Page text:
Spring Training Miscellany: Cubs 9, Rangers 9 – Lester, Davis, Candelario, Hannemann, More

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Spring Training Miscellany: Cubs 9, Rangers 9 – Lester, Davis, Candelario, Hannemann, More

Analysis and Commentary, Chicago Cubs News, Cubs Minor Leagues and Prospects

I don’t know off-hand the Cactus League record for ties, but the Cubs are on a quest, today notching their third tie of the spring season.

I’m glad I could see the game today, because there were a ton of performances I wanted to get some eyes on. The rub, of course, is that I have to pull back my own reins – I want to share with you my thoughts on what I saw, but I also don’t want to read too much into a sample of one, much less a sample of one Spring Training game. So, I guess, take everything that follows with a huge grain of salt about the context.

  • Jon Lester’s spring debut was a couple innings, and although he gave up some hard hits in the second inning, he was pounding the zone, and basically just getting in his work. An aside – from which I don’t want you to take anything at all, I just thought it was interesting – after Lester got four quick outs: he got the next batter to two strikes, shook off Willson Contreras about five times, they had a mound meeting at which Lester said what he wanted to throw, and the next pitch was slapped hard the other way. It was a reminder that these two will continue to develop their working relationship, and this is part of that process (not the result, mind you – just having these little moments moves the ball forward, so to speak).
  • Wade Davis made his debut, and while I don’t want to alarm anyone about a Spring performance, it was full of a lot of meatball pitches that got smacked around (and a walk). Davis didn’t finish his inning, as Joe Maddon came out for what appeared to be a friendly chat and sent Davis in for the day. With veteran players like Davis, you just can’t take anything away from a performance like this, even when you can see the pitches were not good. Who knows what the plan was for him – it was “just go out there and warm up your arm” for all we know. As long as he’s where he needs to be come April and feels physically fine, I don’t really even care if the pitches look like BP fastballs all Spring long.
  • Koji Uehara, by contrast, looked really good. He’s not a blazing fastball guy at this point, obviously, but it had it’s usual good ride, and the swings against him didn’t look strong. Justin Grimm also made his Spring debut and looked good.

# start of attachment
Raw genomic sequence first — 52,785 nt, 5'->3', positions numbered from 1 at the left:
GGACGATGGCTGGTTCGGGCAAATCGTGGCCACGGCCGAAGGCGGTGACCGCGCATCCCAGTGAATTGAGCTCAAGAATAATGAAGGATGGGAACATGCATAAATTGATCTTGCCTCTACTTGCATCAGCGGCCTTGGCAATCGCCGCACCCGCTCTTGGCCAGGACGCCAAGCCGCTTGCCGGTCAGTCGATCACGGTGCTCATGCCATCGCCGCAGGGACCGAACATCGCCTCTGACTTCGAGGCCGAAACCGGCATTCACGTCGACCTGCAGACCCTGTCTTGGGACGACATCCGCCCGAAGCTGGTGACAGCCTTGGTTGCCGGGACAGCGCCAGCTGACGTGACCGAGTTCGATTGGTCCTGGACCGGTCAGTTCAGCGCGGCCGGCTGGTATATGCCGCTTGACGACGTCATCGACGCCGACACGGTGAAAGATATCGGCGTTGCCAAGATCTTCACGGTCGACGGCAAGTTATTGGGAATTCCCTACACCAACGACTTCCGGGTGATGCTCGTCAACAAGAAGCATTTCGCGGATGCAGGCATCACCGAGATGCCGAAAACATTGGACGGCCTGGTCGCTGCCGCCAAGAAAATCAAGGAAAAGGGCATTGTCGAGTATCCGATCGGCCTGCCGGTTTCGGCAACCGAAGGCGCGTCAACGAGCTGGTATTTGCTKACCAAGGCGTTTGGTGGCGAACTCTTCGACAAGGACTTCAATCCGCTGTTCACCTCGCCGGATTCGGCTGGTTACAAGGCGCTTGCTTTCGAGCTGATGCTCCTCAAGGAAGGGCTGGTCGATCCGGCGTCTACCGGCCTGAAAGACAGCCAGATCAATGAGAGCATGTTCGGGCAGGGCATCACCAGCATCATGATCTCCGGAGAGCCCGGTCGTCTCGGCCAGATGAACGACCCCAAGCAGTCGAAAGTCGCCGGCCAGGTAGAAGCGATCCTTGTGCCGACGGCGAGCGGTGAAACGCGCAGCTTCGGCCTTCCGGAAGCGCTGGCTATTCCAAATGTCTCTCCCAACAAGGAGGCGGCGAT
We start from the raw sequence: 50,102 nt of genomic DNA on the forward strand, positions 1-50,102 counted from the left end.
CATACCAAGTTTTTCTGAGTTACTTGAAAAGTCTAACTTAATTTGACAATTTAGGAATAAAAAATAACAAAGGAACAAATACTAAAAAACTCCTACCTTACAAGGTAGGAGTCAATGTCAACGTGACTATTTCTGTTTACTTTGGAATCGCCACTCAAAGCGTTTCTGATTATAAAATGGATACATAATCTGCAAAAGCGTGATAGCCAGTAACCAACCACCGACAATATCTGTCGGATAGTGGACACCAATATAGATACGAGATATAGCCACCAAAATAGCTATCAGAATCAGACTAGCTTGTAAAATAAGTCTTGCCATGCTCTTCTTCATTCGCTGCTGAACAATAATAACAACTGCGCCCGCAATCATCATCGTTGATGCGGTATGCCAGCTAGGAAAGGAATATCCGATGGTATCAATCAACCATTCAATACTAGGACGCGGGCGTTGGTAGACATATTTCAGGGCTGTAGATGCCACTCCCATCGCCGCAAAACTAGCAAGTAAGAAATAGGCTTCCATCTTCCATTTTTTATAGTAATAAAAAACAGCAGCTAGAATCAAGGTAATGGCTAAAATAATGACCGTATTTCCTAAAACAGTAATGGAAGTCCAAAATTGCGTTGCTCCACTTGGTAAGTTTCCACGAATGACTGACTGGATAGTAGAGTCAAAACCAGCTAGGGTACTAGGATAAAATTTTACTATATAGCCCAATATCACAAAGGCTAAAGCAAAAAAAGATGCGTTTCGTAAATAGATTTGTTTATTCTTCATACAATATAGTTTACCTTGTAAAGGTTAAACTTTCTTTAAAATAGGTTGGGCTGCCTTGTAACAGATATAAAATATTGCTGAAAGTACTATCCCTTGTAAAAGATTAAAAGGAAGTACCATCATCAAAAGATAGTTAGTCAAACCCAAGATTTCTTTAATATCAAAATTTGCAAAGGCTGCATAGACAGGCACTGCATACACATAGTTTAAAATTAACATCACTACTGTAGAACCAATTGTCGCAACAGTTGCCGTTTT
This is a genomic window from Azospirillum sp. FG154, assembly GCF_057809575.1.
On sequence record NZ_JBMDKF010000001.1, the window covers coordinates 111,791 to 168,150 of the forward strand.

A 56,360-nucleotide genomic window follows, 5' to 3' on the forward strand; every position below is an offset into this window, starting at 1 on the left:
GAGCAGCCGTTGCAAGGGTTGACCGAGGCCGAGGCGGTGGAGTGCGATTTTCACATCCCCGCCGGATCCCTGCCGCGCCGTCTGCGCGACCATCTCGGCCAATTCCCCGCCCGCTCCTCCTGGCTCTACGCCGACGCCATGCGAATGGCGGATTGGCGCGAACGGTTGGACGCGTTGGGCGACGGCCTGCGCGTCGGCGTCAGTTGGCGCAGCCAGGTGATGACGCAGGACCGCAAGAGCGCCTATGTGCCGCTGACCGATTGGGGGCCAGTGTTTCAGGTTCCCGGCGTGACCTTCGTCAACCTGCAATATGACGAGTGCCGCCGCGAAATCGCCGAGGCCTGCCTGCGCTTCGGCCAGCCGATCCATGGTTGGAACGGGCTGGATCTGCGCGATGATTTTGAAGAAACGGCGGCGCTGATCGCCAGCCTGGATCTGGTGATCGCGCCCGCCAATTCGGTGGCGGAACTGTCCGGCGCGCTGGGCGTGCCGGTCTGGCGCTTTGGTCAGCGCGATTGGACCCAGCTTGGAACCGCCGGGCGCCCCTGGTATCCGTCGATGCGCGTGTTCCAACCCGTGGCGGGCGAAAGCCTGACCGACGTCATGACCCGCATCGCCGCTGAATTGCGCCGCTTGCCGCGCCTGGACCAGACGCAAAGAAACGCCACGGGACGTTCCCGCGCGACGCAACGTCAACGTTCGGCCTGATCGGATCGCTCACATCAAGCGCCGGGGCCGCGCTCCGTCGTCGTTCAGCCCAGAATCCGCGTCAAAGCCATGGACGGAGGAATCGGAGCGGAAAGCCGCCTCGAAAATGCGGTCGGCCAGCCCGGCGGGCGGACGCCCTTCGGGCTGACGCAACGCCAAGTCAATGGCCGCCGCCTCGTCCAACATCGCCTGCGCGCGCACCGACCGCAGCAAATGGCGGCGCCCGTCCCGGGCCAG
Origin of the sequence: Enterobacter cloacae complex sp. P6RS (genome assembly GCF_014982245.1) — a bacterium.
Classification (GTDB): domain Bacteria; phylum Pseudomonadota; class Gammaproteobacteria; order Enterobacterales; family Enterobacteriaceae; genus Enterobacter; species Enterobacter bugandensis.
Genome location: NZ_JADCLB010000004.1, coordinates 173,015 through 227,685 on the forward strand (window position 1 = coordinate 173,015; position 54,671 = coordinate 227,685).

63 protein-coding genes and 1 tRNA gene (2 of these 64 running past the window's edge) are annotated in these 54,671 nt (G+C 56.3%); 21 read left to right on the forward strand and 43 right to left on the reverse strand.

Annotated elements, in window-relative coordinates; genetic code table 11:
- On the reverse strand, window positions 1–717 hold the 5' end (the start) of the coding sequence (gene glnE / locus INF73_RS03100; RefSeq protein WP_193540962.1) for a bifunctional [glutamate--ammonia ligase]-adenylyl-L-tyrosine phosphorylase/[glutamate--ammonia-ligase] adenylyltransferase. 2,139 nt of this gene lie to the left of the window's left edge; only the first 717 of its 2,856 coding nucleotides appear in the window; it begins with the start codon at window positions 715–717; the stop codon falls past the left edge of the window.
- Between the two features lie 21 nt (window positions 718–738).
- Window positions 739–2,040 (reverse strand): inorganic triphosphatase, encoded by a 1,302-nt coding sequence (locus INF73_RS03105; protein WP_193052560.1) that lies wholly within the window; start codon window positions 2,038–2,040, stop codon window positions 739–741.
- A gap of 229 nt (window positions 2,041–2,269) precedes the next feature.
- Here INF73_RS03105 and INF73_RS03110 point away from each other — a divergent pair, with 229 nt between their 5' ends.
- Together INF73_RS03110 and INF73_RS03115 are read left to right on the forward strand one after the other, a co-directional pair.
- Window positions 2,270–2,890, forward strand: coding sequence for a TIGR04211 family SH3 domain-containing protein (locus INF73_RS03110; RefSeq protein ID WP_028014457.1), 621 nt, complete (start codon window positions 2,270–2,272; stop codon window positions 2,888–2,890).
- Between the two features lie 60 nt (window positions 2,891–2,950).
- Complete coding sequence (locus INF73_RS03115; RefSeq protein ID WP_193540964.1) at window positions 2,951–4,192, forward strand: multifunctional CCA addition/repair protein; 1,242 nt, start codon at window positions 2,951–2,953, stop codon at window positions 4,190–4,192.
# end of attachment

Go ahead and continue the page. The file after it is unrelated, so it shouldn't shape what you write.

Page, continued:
• Rule 5 lefty Caleb Smith gave up a lot of hard contact, including two homers. Alec Mills didn’t get great results, but overall, I do like what I’ve seen from him so far in his two outings. Not overwhelming stuff, but the potential to achieve that back-of-the-rotation upside seems very legit.
  • The Cubs’ big offensive blows came on a grand slam by Albert Almora, and a two-run shot by Willson Contreras. Tommy La Stella also took one the opposite way in the first inning.
  • Jeimer Candelario was doing his thing again today, notching two more hits, before he left the game after a hit by pitch. Unfortunately, the pitch caught him completely flush on the lower left leg, just above the ankle, where there’s not much meat to protect the bone. He walked off with some assistance, but I don’t think we’re going to know much of anything until there’s an X-ray (or a decision that no X-ray is necessary). And, even then, a bone bruise can be a nagging thing for a little while. Hopefully everything will be fine, because not only is Candelario excellent insurance for the Cubs’ bats at the corners, he’s got the potential to break out even further at AAA this year – putting himself in position for a great many possible future paths.
  • Speaking of prospects with potential leg injuries and a positive outcome: a fun moment late in the game for Jacob Hannemann, who fouled one off of his own leg (always a dreaded one), was down for a little bit, but then got back in the box, and really rocketed a single on the next pitch. Hannemann, 25, has dealt with various injury issues in his time in the Cubs’ organization, which, coupled with a late start on baseball in college, have probably slowed his development a little bit. And yet, he has still shown enough ability to be added to the 40-man roster this past offseason, figures to start the season at AAA Iowa, and is part of a very talented group of outfielders there. With good base running ability and plus defense, it’s not at all hard to see a big league future for him if the bat takes just a small step forward this year.
  • Really enjoyed watching this dude today. Just has a big-league-lookin’, very confident swing:

  • The back of those shirts, by the way, is freaking amazing:

  • Following these Spring Training games on Gameday is advised only as a way to entertain yourself:


Author: Brett Taylor

Brett Taylor is the Editor and Lead Writer at Bleacher Nation, and you can find him on Twitter at @BleacherNation and @Brett_A_Taylor.